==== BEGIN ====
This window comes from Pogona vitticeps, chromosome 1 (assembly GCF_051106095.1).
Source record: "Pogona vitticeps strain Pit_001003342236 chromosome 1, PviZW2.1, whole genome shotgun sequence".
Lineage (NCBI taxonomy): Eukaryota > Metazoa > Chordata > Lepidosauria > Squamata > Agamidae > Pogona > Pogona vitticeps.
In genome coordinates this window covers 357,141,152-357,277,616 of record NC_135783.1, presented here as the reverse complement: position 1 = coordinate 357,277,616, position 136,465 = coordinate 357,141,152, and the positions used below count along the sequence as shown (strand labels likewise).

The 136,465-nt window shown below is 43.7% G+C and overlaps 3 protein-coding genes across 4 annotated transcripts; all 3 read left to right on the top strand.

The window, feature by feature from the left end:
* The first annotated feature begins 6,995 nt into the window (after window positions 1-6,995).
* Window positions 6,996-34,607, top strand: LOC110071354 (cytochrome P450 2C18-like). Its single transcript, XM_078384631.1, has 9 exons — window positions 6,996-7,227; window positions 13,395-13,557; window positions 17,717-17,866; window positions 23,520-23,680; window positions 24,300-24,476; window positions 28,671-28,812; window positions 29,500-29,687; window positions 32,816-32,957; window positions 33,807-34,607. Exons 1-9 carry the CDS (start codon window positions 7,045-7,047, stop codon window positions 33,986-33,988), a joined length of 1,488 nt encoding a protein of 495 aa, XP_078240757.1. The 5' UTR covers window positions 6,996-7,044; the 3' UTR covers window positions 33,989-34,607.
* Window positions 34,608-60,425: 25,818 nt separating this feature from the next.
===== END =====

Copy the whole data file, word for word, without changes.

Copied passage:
This window comes from Pogona vitticeps, chromosome 1 (assembly GCF_051106095.1).
Source record: "Pogona vitticeps strain Pit_001003342236 chromosome 1, PviZW2.1, whole genome shotgun sequence".
Lineage (NCBI taxonomy): Eukaryota > Metazoa > Chordata > Lepidosauria > Squamata > Agamidae > Pogona > Pogona vitticeps.
In genome coordinates this window covers 357,141,152-357,277,616 of record NC_135783.1, presented here as the reverse complement: position 1 = coordinate 357,277,616, position 136,465 = coordinate 357,141,152, and the positions used below count along the sequence as shown (strand labels likewise).

The 136,465-nt window shown below is 43.7% G+C and overlaps 3 protein-coding genes across 4 annotated transcripts; all 3 read left to right on the top strand.

The window, feature by feature from the left end:
* The first annotated feature begins 6,995 nt into the window (after window positions 1-6,995).
* Window positions 6,996-34,607, top strand: LOC110071354 (cytochrome P450 2C18-like). Its single transcript, XM_078384631.1, has 9 exons — window positions 6,996-7,227; window positions 13,395-13,557; window positions 17,717-17,866; window positions 23,520-23,680; window positions 24,300-24,476; window positions 28,671-28,812; window positions 29,500-29,687; window positions 32,816-32,957; window positions 33,807-34,607. Exons 1-9 carry the CDS (start codon window positions 7,045-7,047, stop codon window positions 33,986-33,988), a joined length of 1,488 nt encoding a protein of 495 aa, XP_078240757.1. The 5' UTR covers window positions 6,996-7,044; the 3' UTR covers window positions 33,989-34,607.
* Window positions 34,608-60,425: 25,818 nt separating this feature from the next.